At the beginning of the piece, Krauze starts with FIFA’s “Say No To Racism” campaign,”a message” that “was particularly directed toward the soccer stadiums of Europe, where there have been many instances of racial taunting and physical aggression by hostile fans against African and other black players.” Just a few sentences later, Krauze is quick to let us know that such racism doesn’t occur in the Americas: “the stadiums of Latin America have for the most part been free of this phenomenon, despite the fervent nationalism and fanaticism of the fans.” I am guessing that neither Krauze nor his Times editor did some actual fact-checking because in just five minutes, I was able to locate several examples of racism in Latin American stadiums.
After pointing out that so-called “European-style racism is what formed Latin America in the first place,” Varela concludes with these words:
When we as Latin Americans admit the truth and confront it head on, only then can real change occur. In the meantime, the literal whitewashing of Latin American history needs to be monitored and when it appears in mass media, we must all do our best to quickly call out this ignorant attitude. The only way to transform society is to ensure that we don’t allow certain opinions to become the standard. We can do better, and we will. One tweet at a time.
The reclaiming of history as an ally of marginalized groups is key to their very survival. This is especially true in a colonial context such as Puerto Rico, where history has been and continues to be used as a means to justify inequalities and deny visibility.
In the spirit of doing justice to the men and women who have contributed greatly to Puerto Rico, and yet have been sidelined by years of official history, the digital magazine La Respuesta, which focuses primarily on the Puerto Rican diaspora in the United States, recently published a short post titled 10 Afro-Puerto Ricans Everyone Should Know, which briefly highlights the legacy of people such as pro-independence leader Pedro Albizu Campos, literary critic and lawyer Nilita Vientós Gastón, and intellectual leader Arturo Schomburg.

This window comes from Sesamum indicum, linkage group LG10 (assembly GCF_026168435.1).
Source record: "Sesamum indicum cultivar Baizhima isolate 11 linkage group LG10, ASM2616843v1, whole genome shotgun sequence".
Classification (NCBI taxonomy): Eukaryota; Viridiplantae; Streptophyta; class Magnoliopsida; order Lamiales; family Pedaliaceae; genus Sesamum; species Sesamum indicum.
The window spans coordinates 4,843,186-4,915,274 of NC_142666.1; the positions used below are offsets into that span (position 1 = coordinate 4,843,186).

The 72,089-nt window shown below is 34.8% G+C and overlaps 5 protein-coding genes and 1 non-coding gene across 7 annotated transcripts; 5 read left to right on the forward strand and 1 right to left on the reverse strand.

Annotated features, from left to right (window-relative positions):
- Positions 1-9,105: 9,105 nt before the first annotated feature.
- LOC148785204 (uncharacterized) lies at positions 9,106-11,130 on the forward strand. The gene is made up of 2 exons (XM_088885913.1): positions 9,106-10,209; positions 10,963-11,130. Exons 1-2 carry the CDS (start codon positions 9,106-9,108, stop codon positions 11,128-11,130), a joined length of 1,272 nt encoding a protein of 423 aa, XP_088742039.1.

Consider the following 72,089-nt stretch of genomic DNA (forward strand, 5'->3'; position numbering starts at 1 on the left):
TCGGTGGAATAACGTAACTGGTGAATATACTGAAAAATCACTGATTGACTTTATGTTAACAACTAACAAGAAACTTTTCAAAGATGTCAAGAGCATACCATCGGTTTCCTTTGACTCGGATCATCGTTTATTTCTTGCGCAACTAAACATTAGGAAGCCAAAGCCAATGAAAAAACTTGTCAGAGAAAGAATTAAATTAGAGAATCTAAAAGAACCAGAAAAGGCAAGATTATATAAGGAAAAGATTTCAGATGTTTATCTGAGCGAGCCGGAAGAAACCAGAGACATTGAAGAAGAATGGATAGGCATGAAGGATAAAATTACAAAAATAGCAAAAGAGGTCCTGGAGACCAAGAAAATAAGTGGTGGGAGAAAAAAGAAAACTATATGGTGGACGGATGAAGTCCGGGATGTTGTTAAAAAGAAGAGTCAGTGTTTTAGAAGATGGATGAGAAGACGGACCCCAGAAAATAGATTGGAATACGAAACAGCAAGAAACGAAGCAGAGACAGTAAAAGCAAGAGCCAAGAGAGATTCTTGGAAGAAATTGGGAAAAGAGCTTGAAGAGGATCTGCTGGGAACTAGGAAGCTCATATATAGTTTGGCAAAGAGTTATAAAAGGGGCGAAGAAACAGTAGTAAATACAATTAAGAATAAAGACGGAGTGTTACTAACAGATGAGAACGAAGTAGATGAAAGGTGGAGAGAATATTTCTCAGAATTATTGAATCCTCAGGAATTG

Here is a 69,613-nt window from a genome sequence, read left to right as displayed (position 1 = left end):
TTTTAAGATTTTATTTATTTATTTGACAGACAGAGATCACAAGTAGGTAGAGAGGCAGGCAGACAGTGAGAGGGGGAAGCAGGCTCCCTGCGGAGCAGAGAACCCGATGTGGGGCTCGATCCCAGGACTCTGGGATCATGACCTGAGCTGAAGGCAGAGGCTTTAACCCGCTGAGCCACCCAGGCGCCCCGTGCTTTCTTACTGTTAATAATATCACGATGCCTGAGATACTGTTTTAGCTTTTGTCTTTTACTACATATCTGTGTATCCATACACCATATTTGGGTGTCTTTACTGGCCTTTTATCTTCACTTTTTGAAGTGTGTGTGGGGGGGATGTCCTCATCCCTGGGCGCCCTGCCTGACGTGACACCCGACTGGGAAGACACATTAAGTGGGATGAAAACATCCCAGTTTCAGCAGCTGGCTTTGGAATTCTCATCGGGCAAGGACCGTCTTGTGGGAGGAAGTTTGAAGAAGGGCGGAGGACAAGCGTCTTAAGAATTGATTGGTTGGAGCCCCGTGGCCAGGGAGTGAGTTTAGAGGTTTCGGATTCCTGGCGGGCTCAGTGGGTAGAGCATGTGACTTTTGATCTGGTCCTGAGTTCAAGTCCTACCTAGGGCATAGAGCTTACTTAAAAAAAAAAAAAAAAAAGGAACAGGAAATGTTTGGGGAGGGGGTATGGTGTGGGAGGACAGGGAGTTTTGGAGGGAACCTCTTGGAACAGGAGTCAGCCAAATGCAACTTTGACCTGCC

Osekre, the leader of New York based Afro-punk band Osekre and The Lucky Bastards, reveals the trials and tribulations of being an African musician in New York:
I wish I received a heads up by friends in the real world about the reality of being a musician in New York City. It is no joke! I had decided to pursue music full time, some time in 2010. I had just graduated from Columbia University, and I saw this as my time to break away from certain kinds of responsibilities, expectations and deadlines set by college, my family, my friends, and the burden of “being a migrant in Rome.” I just wanted to pause, to live, and breathe easier. The only thing on my agenda was to get my band, Osekre and The Lucky Bastards going once again.
At the time, I was inspired by an increased interest in African music in New York in general. Columbia alumni, Vampire Weekend, were heroes on campus, and had sparked debates in the world and indie music communities with their song “Cape Cod Kwassa Kwassa” as they fused what they felt were soukous licks with indie sounds. The spirit of Fela Kuti’s work was being reinvigorated in the underground music spaces, where DJs and hip hop artists were finally spinning and sampling Afrobeat. K’naan was making waves with incredibly poignant stories through rap, wit and lyricism; introducing the world to the struggles of Somalis on his album Dusty foot Philosopher. Nneka had released her song “Kangpe”, which